Senior living providers who want to stay dominant in the conversation about caring for the aging population need to take advantage of technology platforms and products that aid aging in place rather than view them as unwelcome competition.
Adding in-home service line extensions using innovative technology is a way to build brand loyalty and expand their potential consumer base.
Providers are mostly split in two camps when it comes to the tech-enhanced age in place approach: embrace it, or avoid it. But those that don’t seek out new technology will be disrupted by others that do, says Louis Burns, CEO of Intel-GE Care Innovations.
Blockbuster, Polaroid, and Borders—all well-recognized, one-time leaders in their respective fields, and all of them bankrupt—got a taste of disruptive technology from the wrong side of the equation.
“Ten years ago, if someone were to say those companies wouldn’t exist [10 years from now], they would’ve been laughed out of the building,” Burns, who was the lead panelist and a judge at the 2013 LTC LinkTank senior care innovation competition, said. “You need to be your own disruptor. If you’re not, someone else will be trying to disrupt your business.”
That mindset is in Care Innovation’s DNA, Burns told SHN, adding that it keeps everyone “hungry and focused.” Senior living should approach the virtual retirement living trend as an opportunity, not direct competition, he says.
“It’s not either/or. It’s in addition to,” he says. “If you’re in a senior living facility, you absolutely have to be in that facility. You need that help, and that’s not going to change.”
Some senior living providers fear virtual assisted living provided in a person’s home will eliminate the need for bricks-and-mortar communities. It won’t, he says.
“It will supplement [traditional communities],” Burns says. “Right now, you see the beginnings of operators running bricks-and-mortars, but also reaching into the community. They’re providing services and capabilities and it’s a great on-ramp. It’s an extension of the business, it’s not a replacement.”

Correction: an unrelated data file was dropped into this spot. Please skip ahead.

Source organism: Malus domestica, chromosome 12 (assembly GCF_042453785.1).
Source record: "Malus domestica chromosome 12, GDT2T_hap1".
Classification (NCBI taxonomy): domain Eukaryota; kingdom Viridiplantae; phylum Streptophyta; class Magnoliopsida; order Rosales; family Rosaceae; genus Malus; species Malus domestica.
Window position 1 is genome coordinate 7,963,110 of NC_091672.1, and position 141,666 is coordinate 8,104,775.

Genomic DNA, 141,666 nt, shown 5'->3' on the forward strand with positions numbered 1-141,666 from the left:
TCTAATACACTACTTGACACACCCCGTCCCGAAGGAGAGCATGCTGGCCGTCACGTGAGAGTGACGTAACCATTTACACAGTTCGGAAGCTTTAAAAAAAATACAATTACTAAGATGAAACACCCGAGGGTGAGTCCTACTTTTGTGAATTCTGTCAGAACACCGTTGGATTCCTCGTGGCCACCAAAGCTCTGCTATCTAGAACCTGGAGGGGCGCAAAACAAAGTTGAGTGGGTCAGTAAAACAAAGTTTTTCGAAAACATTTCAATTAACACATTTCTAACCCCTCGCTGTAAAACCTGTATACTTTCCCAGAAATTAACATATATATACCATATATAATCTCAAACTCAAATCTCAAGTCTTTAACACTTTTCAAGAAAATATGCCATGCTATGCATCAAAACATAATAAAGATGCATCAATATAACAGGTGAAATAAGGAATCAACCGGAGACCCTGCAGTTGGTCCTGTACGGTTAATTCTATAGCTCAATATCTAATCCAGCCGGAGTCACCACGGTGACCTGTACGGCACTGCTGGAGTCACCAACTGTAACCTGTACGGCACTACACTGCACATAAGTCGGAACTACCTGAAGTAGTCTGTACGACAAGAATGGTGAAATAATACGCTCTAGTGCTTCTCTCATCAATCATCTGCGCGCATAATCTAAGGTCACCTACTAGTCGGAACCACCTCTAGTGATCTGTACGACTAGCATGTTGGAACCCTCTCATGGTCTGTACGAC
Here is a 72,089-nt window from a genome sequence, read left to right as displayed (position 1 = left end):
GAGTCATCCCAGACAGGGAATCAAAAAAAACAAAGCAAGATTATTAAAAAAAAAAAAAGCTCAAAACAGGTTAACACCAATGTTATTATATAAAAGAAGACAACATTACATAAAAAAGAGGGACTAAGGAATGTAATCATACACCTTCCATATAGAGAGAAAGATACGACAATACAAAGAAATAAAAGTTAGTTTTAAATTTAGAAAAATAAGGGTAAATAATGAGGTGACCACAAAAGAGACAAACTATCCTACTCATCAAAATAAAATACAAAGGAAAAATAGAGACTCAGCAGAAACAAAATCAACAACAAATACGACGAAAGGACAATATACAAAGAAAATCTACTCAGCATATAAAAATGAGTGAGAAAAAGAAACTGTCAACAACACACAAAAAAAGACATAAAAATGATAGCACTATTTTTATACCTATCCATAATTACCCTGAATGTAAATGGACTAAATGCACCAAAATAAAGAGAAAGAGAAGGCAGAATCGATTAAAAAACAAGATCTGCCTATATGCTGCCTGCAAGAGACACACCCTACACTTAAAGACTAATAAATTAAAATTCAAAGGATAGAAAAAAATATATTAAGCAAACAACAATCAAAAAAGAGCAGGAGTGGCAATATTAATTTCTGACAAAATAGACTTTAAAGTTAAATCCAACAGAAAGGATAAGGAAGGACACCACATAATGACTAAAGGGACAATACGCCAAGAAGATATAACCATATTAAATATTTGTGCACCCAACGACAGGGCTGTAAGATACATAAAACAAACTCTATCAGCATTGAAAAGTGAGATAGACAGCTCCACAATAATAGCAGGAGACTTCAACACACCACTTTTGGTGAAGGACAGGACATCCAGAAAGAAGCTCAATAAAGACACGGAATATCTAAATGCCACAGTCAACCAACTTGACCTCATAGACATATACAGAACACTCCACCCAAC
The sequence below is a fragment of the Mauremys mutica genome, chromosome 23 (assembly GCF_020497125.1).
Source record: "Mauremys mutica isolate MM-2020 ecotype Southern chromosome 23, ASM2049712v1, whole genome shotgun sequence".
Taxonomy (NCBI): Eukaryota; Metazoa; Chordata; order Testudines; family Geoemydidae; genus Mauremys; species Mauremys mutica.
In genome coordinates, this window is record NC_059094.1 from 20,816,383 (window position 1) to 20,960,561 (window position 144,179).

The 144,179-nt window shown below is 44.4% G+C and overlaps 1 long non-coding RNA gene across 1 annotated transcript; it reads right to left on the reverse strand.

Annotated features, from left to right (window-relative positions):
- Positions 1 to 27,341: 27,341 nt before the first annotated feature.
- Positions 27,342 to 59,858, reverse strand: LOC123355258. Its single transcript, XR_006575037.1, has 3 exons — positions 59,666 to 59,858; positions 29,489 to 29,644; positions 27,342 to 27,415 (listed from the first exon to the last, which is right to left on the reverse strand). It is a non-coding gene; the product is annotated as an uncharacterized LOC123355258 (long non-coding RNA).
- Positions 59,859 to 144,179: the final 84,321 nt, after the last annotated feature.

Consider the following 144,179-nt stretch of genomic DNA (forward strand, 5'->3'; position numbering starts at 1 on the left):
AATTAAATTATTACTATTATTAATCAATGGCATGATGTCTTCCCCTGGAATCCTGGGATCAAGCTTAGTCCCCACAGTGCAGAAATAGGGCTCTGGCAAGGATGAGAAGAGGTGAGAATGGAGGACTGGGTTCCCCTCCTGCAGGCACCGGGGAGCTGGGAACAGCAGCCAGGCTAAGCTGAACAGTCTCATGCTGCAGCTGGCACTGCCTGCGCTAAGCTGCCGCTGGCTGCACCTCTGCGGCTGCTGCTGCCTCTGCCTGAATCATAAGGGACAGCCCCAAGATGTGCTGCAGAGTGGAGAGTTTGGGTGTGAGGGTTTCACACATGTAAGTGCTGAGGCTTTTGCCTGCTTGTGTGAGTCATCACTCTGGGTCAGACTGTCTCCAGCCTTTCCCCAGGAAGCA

There will be ways to keep people in their homes longer, and more safely, he says. But when considering virtual versus traditional communities, he says, neither is the “winner”—seniors are, because they have options.
A potential direction Burns sees the industry headed toward is for families of seniors to contract part-time care out to big brands, a trend that is starting to materialize among major industry players.
Two of the nation’s largest senior living providers, Brookdale Senior Living and Emeritus Senior Living, have both identified community outreach as an area to explore, evidenced by a growing ancillary services platform and home health agency acquisitions, respectively.
Tech giant Philips recently launched a new service facilitating providers’ reach into seniors’ private residences with the introduction of Community Without Walls, a service package senior living operators can offer to seniors on a subscription basis.
Providers can tailor their CWW service offerings to fit the needs of individual subscribers and are in charge of installing the equipment—ranging from personal emergency response services to medication dispensing services and telehealth solutions—and operating it, with Philips providing back-end support and training.
That concept similar to not-for-profits senior living providers’ CCRC-without-walls model along with other services that offer care to those still living at home.
“‘Mom’ becomes used to that assistance; it’s brand building,” says Burns. “And if they do a good job, she’ll go with what’s been helping her [with things like] light housekeeping, light assistance [with activities of daily living]. She’ll know people at the community and be familiar with it.”
Not many people go into assisted living happily, he points out, as it’s usually a reactive move in response to a life-changing event such as a fall, or adult children moving away and no longer being able to provide caregiving. But building that brand loyalty prior to a move can help.
Care Innovations’ role in all of this is to build the technologies, services, and solutions that enable that, according to Burns.
“At the end of the day, I have a strong belief that if we listen hard, work hard, do our ‘magic’ technology, that we can improve the lives of people along the way,” he says. “It’s not just for the elder, but also for the caregivers.”
Caregiving is incredibly stressful, Burns says, citing research of the impact it can have on caregivers.
“The data of the impact on caregivers is off the charts,” he says. “If we facilitate them and ‘Mom’ it’s a really cool thing for us. It’s not being done very well, and I think we can contribute to that. And it will enhance the business of operators.”
Seniors are going to be staying at home longer in upcoming years, in large part because the next generation is more technologically savvy and more informed.
“If you’re a big senior living operator, is it better to take the chance to lead in going into the home, as an on-ramp, versus denying it?” Burns asks. “For the whole next generation—who will be the competitor who provides that? It’s about building brand loyalty.”
Written by Alyssa Gerace